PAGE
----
Apple is actively considering using fuel cell technology to power portable devices which could last for 'weeks' from a single charge.
A pair of patents uncovered by AppleInsider, the company asserts that hydrogen-powered fuel cells would see smaller and lighter MacBooks with unheard of battery life.
The patents, Fuel Cell Systems to Power Portable Computing Device and Fuel Cell System Coupled to a Portable Computing Device, were filed in October 2010.
Significantly reduces size weight and cost
Apple's filing says: "This fuel cell system includes a fuel cell stack which converts fuel into electrical power. It also includes a controller which controls operation of the fuel cell system."
"This eliminates the need for a bulky and heavy battery within the fuel cell system, which can significantly reduce the size, weight and cost of the fuel cell system."
The company adds: "Hydrogen fuel cells have a number of advantages. Such fuel cells and associated fuels can potentially achieve high volumetric and gravimetric energy densities, which can potentially enable continued operation of portable electronic devices for days or even weeks without refueling.
"However, it is extremely challenging to design hydrogen fuel cell systems which are sufficiently portable and cost-effective to be used with portable electronic devices."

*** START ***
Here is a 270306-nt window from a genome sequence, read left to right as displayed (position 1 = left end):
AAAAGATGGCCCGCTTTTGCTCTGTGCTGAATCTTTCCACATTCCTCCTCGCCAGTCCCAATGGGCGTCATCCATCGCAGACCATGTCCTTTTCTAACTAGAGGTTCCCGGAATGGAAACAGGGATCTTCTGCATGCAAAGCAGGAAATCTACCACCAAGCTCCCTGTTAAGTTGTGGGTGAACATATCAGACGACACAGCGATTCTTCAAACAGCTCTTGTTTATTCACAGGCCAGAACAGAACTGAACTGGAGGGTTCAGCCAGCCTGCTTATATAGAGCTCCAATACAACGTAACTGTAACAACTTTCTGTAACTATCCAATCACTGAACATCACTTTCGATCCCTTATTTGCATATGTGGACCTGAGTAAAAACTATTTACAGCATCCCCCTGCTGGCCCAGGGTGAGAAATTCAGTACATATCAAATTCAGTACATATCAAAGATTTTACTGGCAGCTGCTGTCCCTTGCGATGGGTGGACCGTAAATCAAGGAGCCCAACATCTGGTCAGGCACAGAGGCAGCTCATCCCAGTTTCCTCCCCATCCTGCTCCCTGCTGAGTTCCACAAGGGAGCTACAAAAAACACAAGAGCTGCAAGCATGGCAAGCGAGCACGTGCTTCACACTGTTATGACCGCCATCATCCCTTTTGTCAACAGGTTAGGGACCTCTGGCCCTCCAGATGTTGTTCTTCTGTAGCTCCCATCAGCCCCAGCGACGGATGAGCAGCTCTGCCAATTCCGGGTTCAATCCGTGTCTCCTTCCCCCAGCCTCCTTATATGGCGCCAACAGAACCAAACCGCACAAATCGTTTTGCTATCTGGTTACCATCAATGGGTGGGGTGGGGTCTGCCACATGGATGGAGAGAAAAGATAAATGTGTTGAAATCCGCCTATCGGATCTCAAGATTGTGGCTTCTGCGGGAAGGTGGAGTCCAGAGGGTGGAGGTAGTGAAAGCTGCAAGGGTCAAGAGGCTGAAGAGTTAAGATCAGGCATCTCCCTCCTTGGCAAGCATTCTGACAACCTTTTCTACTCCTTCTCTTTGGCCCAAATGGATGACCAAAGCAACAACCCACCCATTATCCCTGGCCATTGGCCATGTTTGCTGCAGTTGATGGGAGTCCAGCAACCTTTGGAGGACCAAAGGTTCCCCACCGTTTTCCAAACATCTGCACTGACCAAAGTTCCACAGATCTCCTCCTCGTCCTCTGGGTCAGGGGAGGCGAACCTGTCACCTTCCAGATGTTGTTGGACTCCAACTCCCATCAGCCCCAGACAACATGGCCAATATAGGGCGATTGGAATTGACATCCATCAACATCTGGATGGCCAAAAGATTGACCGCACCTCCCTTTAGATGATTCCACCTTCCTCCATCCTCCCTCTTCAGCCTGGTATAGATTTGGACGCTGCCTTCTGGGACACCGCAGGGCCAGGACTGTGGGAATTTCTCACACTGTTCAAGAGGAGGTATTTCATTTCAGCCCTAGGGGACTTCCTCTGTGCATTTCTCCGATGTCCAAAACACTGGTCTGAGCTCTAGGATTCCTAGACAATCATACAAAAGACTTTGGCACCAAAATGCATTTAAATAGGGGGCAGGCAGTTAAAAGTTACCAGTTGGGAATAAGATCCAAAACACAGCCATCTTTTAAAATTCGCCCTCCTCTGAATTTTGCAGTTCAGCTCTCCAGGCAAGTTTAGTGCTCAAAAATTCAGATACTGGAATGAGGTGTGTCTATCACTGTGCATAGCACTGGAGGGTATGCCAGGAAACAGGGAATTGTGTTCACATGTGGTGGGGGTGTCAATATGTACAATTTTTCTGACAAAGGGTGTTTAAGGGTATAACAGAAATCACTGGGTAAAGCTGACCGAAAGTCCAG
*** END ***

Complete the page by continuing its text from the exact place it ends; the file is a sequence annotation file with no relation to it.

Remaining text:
Apple's filing also points out the public's desire for tech companies to explore renewable energy sources and end reliance on fossil fuels.
"As a consequence of increased consumer awareness, electronics manufacturers have become very interested in renewable energy sources for their products, and they have been exploring a number of promising renewable energy sources such as hydrogen fuel which is used in hydrogen fuel cells," said the papers.
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A technology journalist, writer and videographer of many magazines and websites including T3, Gadget Magazine and TechRadar.com. He specializes in applications for smartphones, tablets and handheld devices, with bylines also at The Guardian, WIRED, Trusted Reviews and Wareable. Chris is also the podcast host for The Liverpool Way. As well as tech and football, Chris is a pop-punk fan and enjoys the art of wrasslin'.